The great rotation?

Many viewed November as a month when the rotation from growth to value took hold. James Godrich explains why he doesn’t feel this is relevant.

by James Godrich

Fund Manager

November saw a remarkable reversal in fortunes for the stock market. Energy stocks such as BP and Shell returned nearly 30% over the month, tech stocks, as measured by the Nasdaq index, returned less than 6% (and even less in sterling terms) and the FTSE 100 index was one of the best performing indices globally returning more than double its US tech-focussed peer. Many headlines boiled it down to ‘the great rotation out of Growth and into Value.’

Top performers in the fund over the month included Close Brothers, Compass and Burberry. Less impressive returns came from holdings such as Halma, Experian and Dechra Pharmaceuticals. The financial press would probably describe the former as ‘value’ and the latter as ‘growth’ stocks, however we find these terms overused and unhelpful.

Warren Buffett succinctly covered this point of view in his 1992 shareholder letter where he wrote about what he considered an ‘attractive’ investment. In it, he suggests that whilst many an investment professional thought that value and growth were styles in opposition and that any mixing of the two terms was “some form of intellectual cross-dressing”, he saw this as confused thinking and viewed these approaches as being joined at the hip. Buffett justified this explanation by offering the following definition:

“Growth is always a component in the calculation of value, constituting a variable whose importance can range from negligible to enormous and whose impact can be negative as well as positive” …whilst asking: “What is investing if it is not the act of seeking value at least sufficient to justify the amount paid? Consciously paying more for a stock than its calculated value - in the hope that it can soon be sold for a still-higher price - should be labelled speculation (which is neither illegal, immoral nor - in our view - financially fattening).”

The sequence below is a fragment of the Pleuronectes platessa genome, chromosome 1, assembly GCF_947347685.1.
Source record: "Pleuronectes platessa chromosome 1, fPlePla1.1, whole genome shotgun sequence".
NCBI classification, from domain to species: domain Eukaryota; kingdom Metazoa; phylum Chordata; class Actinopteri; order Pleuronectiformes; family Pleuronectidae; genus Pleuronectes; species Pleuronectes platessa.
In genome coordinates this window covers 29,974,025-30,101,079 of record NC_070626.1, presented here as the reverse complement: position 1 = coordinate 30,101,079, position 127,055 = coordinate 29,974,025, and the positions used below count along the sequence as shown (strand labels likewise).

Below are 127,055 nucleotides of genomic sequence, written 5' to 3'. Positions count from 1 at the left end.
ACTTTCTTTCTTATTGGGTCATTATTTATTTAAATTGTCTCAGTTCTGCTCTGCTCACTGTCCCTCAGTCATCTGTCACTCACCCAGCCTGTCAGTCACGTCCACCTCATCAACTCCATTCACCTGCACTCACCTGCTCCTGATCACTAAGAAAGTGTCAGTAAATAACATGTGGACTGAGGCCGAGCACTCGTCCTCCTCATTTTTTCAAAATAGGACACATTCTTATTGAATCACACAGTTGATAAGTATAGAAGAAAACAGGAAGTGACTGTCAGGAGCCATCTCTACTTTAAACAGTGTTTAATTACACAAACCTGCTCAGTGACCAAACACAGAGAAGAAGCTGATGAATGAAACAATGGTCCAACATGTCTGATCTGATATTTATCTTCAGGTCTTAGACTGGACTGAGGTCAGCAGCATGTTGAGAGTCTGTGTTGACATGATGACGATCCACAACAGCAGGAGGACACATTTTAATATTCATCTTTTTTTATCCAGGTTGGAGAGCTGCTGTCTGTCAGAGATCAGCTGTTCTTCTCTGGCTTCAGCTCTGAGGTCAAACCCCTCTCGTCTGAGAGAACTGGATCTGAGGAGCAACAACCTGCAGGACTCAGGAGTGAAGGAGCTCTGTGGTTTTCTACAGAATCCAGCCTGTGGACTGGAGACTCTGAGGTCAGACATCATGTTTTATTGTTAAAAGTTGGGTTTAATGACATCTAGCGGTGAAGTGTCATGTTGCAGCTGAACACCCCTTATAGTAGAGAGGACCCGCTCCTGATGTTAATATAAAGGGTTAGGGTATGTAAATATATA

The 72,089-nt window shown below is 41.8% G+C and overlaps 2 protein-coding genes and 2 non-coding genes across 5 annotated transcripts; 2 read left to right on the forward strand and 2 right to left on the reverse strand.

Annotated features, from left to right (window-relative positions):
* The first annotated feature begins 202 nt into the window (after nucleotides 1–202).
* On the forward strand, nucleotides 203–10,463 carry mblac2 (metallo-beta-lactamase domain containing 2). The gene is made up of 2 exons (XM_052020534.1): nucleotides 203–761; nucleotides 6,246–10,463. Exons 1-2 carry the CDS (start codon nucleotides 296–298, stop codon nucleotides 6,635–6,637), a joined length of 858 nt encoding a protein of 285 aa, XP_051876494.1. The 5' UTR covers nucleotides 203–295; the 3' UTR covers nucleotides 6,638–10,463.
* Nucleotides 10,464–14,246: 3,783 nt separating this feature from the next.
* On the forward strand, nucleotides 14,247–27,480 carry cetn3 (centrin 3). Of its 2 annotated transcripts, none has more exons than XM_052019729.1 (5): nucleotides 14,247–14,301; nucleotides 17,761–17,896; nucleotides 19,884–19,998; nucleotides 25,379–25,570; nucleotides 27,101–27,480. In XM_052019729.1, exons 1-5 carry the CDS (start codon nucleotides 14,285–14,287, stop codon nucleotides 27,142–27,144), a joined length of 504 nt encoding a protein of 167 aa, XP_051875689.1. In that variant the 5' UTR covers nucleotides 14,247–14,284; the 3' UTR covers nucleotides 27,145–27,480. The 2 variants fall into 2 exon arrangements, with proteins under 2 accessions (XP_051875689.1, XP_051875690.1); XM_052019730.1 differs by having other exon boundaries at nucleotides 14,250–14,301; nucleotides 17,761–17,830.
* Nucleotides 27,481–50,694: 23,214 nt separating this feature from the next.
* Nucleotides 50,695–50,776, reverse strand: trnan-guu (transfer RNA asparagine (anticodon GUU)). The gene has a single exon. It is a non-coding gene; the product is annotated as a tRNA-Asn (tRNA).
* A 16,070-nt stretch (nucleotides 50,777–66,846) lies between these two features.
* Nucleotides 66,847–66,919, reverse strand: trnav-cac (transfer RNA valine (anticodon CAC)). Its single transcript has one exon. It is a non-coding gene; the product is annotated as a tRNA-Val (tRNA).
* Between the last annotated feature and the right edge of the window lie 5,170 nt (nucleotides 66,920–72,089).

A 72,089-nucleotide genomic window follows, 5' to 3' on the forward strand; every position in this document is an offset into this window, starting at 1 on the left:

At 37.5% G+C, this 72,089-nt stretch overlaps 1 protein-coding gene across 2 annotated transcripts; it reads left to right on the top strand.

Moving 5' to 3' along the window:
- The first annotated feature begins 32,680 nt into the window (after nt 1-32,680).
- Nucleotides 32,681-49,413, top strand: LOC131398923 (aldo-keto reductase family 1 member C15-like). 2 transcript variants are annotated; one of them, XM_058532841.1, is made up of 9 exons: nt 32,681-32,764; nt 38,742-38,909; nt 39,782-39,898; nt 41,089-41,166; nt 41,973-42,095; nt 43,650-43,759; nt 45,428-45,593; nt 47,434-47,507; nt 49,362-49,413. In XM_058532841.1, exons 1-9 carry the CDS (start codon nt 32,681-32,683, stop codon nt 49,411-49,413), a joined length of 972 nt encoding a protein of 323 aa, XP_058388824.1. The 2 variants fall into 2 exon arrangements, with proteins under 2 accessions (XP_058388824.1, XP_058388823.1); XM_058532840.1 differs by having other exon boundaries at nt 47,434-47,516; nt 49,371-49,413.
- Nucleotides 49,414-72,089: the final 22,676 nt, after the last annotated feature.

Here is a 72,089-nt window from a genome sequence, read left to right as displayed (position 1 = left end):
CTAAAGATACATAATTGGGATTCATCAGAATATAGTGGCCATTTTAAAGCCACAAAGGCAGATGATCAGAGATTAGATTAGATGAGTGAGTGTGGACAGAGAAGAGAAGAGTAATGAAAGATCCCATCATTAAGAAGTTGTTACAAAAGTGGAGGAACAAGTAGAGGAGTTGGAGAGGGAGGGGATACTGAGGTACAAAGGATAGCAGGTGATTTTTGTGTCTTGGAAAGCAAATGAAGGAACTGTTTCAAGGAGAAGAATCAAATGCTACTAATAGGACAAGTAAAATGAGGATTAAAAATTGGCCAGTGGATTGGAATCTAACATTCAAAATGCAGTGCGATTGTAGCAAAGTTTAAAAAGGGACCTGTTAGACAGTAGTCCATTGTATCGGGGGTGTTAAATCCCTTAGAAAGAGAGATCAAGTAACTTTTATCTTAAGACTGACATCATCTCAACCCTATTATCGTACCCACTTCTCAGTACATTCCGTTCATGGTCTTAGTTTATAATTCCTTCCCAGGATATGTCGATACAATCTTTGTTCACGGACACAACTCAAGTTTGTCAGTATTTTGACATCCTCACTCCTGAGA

In the emotional rollercoaster that is the equity market there will be times when investors ignore value and pay any price for high or sustainable growth. Equally, there will be times when investors disregard sustainable growth and bid up assets that trade at an apparently cheap price; November appeared to be one of these. We will continue to try to take a step back from these emotional swings by seeking to invest in high quality businesses that we believe can sustainably grow, but only where we are offered the shares at what we believe to be reasonable value.

When it comes to value versus growth, we think we see enough opportunities in which we do not have to choose.

James Godrich, Fund Manager

James manages JM Finn’s Coleman Street Investment funds

Please remember that your capital is at risk and the value of investments and the income from them can go down as well as up and investors may not get back the amount originally invested. The views expressed are those of the author.

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